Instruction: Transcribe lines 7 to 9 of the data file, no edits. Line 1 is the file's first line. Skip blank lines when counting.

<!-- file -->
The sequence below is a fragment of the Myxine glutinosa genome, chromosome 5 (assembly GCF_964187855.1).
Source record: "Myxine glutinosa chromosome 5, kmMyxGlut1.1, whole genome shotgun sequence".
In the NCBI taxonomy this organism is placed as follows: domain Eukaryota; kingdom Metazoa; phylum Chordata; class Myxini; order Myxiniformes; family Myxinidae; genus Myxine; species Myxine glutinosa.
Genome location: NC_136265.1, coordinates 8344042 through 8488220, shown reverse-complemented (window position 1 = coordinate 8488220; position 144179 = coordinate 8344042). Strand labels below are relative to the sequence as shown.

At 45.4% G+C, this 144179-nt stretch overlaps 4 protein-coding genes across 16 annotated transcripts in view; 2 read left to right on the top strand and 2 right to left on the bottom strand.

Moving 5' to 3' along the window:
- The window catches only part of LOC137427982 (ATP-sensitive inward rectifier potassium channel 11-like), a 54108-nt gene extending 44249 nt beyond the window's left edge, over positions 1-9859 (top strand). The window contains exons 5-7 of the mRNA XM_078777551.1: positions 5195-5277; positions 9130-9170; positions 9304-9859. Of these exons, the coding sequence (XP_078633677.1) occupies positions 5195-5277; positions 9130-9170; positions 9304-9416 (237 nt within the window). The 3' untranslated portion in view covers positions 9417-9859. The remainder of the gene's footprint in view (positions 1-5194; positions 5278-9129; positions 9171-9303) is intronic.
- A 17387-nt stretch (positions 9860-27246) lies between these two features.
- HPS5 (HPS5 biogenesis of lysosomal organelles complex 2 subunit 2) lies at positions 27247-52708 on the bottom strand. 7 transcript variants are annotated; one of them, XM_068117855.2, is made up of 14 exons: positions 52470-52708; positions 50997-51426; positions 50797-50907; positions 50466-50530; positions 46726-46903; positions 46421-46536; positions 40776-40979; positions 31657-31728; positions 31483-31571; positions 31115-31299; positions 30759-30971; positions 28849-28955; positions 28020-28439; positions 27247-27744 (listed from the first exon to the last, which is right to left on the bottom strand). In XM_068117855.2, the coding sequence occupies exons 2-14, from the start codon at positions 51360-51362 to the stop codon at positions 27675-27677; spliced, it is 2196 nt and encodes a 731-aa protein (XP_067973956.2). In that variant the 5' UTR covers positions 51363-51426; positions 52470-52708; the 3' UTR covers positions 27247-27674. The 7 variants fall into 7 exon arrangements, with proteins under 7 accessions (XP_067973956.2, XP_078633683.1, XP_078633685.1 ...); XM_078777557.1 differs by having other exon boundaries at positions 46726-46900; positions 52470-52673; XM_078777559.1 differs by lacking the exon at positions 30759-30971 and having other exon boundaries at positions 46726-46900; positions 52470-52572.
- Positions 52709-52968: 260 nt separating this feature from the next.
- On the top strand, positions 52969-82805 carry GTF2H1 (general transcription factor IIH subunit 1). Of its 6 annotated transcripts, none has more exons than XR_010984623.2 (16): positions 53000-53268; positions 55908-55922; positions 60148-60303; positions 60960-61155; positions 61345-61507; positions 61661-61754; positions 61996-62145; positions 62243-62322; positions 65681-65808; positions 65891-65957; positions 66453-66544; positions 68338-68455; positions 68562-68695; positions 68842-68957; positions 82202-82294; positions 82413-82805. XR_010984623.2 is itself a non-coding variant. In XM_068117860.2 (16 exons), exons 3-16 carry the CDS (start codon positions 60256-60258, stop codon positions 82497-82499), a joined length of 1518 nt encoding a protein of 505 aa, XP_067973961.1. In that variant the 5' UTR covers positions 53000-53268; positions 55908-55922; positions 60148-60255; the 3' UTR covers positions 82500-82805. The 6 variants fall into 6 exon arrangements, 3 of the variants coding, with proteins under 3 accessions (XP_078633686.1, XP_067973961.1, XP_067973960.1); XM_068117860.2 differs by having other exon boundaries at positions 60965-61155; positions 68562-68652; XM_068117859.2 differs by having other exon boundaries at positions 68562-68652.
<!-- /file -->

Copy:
- The window catches only part of LOC137427982 (ATP-sensitive inward rectifier potassium channel 11-like), a 54108-nt gene extending 44249 nt beyond the window's left edge, over positions 1-9859 (top strand). The window contains exons 5-7 of the mRNA XM_078777551.1: positions 5195-5277; positions 9130-9170; positions 9304-9859. Of these exons, the coding sequence (XP_078633677.1) occupies positions 5195-5277; positions 9130-9170; positions 9304-9416 (237 nt within the window). The 3' untranslated portion in view covers positions 9417-9859. The remainder of the gene's footprint in view (positions 1-5194; positions 5278-9129; positions 9171-9303) is intronic.
- A 17387-nt stretch (positions 9860-27246) lies between these two features.
- HPS5 (HPS5 biogenesis of lysosomal organelles complex 2 subunit 2) lies at positions 27247-52708 on the bottom strand. 7 transcript variants are annotated; one of them, XM_068117855.2, is made up of 14 exons: positions 52470-52708; positions 50997-51426; positions 50797-50907; positions 50466-50530; positions 46726-46903; positions 46421-46536; positions 40776-40979; positions 31657-31728; positions 31483-31571; positions 31115-31299; positions 30759-30971; positions 28849-28955; positions 28020-28439; positions 27247-27744 (listed from the first exon to the last, which is right to left on the bottom strand). In XM_068117855.2, the coding sequence occupies exons 2-14, from the start codon at positions 51360-51362 to the stop codon at positions 27675-27677; spliced, it is 2196 nt and encodes a 731-aa protein (XP_067973956.2). In that variant the 5' UTR covers positions 51363-51426; positions 52470-52708; the 3' UTR covers positions 27247-27674. The 7 variants fall into 7 exon arrangements, with proteins under 7 accessions (XP_067973956.2, XP_078633683.1, XP_078633685.1 ...); XM_078777557.1 differs by having other exon boundaries at positions 46726-46900; positions 52470-52673; XM_078777559.1 differs by lacking the exon at positions 30759-30971 and having other exon boundaries at positions 46726-46900; positions 52470-52572.